Switch sit-ups for these four ab exercises to build a stronger core without weights

Improve your posture, enhance your circulation, and boost your mood with this three-minute abs workout

Woman holding a plank position outside
(Image credit: Getty Images)

Most workouts include ab-focused exercises. These moves strengthen your core, which plays a vital role in everyday tasks like lifting or carrying groceries, and help connect your upper and lower body. 

The most well-known midsection exercise is the sit-up, but doing endless sets can get a bit stale and make it hard to stay motivated. To help you out, we spoke to Sweat strength training expert Katie Martin about her favorite four-move core workout — and there's not a sit-up in sight. 

You don't need much to get started either; a yoga mat for support and just three minutes to spare. This short abs workout helps "work on your alignment [similar to posture, alignment is how everything from your head and spine to your hips and knees line-up]," explains Martin. 

You'll need four exercises; the straight-leg crunch, bent-leg jack-knife, plank rock, and hundreds in table top position. Don't worry if a few of these moves are new to you; you can watch Martin's video below for a quick demonstration of each one. 

To give the workout a go, perform all four moves one after the other. Spend 45 seconds on each one and don't rest between exercises. It's a perfect option when you're tight on time, but you can repeat the circuit for an extended session.

Watch Katie Martin's three-minute abs workout

If you want an extra challenge, Martin says you can try tackling three rounds of this circuit, while core training veterans can attempt five. If you're doing more than one round, rest for 30 seconds after each four-move circuit.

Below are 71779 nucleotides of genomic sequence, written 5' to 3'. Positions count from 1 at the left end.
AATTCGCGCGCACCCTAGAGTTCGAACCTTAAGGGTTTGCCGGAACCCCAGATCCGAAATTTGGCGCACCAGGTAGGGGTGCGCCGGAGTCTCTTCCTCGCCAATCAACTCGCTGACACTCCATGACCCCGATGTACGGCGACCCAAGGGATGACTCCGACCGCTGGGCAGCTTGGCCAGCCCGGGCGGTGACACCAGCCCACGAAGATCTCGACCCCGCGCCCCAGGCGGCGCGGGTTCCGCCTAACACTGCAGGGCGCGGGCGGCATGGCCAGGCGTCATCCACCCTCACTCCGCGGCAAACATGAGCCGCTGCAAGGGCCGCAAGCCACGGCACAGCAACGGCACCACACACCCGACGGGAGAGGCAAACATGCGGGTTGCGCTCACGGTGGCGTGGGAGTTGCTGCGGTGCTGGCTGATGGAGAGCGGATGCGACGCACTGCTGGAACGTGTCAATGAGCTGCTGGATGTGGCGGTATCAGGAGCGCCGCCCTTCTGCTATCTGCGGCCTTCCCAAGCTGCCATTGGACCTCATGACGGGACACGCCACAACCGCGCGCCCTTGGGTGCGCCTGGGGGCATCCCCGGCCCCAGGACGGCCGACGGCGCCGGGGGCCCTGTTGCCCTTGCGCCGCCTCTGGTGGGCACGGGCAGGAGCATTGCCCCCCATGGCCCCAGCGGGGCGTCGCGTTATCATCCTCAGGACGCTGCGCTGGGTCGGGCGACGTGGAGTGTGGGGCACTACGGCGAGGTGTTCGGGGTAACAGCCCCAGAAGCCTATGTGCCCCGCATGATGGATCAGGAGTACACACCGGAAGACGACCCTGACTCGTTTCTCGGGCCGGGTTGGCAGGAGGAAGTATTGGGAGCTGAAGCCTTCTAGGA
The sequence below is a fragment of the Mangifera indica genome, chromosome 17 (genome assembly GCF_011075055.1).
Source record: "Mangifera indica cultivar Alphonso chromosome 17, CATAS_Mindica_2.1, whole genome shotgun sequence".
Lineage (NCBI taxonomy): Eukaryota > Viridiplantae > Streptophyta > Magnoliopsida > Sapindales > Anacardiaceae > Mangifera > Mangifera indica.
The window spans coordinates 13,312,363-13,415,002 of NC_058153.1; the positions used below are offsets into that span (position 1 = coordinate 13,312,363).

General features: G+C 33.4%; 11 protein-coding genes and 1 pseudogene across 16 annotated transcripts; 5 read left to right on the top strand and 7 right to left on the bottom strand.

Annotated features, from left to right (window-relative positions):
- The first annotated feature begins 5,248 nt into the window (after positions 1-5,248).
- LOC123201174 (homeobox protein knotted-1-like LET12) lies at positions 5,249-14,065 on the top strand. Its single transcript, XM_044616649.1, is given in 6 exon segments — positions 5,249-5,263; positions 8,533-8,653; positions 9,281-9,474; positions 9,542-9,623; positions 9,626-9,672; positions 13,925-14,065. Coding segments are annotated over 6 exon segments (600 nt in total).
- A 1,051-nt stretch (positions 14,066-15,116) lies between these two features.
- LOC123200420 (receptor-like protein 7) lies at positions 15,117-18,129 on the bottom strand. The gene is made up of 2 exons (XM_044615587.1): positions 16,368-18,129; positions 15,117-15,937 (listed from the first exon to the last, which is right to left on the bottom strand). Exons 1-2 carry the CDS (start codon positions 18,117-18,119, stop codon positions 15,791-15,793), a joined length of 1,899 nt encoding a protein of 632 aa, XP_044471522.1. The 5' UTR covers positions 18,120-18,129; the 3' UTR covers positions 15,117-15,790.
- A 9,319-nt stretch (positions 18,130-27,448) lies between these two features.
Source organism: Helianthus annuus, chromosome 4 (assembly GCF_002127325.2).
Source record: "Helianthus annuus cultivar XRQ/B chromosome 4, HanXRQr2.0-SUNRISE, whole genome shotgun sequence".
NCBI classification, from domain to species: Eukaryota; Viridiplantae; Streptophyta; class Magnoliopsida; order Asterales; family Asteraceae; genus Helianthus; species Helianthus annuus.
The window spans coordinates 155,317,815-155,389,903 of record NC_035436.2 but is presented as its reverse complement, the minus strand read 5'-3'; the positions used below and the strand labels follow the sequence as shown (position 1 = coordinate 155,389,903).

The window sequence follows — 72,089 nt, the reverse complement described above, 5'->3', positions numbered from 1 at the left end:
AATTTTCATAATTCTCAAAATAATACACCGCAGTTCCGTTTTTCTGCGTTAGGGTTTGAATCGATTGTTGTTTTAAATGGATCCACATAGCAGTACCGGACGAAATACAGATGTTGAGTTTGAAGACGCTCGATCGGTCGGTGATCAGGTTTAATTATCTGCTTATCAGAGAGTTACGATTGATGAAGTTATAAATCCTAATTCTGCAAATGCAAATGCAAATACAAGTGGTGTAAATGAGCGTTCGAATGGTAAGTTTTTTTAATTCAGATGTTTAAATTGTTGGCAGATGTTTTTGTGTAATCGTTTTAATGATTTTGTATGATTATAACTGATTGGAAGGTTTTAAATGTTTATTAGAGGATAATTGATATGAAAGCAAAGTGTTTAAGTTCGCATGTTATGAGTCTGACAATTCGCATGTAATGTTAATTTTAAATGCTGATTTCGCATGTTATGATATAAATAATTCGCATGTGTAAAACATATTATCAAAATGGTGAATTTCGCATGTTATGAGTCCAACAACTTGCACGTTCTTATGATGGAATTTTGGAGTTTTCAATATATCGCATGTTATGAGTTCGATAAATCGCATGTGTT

Martin also has a few tips for helping you get the most from your training. "You want to inhale to engage your core and then exhale through the harder part of the movement. For example, during a crunch, you would exhale as you lift your upper body off the ground, then inhale as you lie back down."

You should also aim to take your time with each repetition. "You want to ensure you are moving as slowly as possible, in time with your breath, and that you aren’t racing your way through the reps."

Although it's designed to complement your existing workout routine, Martin adds that she is "a big believer that doing something is far better than nothing, so if this three-minute workout is all you get done today, that is still fantastic!"

It can be helpful to have targets or goals for how long you'll exercise, but life often gets in the way. This doesn't mean you've veered off track — being accepting of how your body feels or what you can do is a great self care idea that'll help boost your wellbeing in the long run. 

Harry Bullmore
Fitness Writer

Harry Bullmore is a Fitness Writer for Fit&Well and its sister site Coach, covering accessible home workouts, strength training session, and yoga routines. He joined the team from Hearst, where he reviewed products for Men's Health, Women's Health, and Runner's World. He is passionate about the physical and mental benefits of exercise, and splits his time between weightlifting, CrossFit, and gymnastics, which he does to build strength, boost his wellbeing, and have fun.

Harry is a NCTJ-qualified journalist, and has written for Vice, Learning Disability Today, and The Argus, where he was a crime, politics, and sports reporter for several UK regional and national newspapers.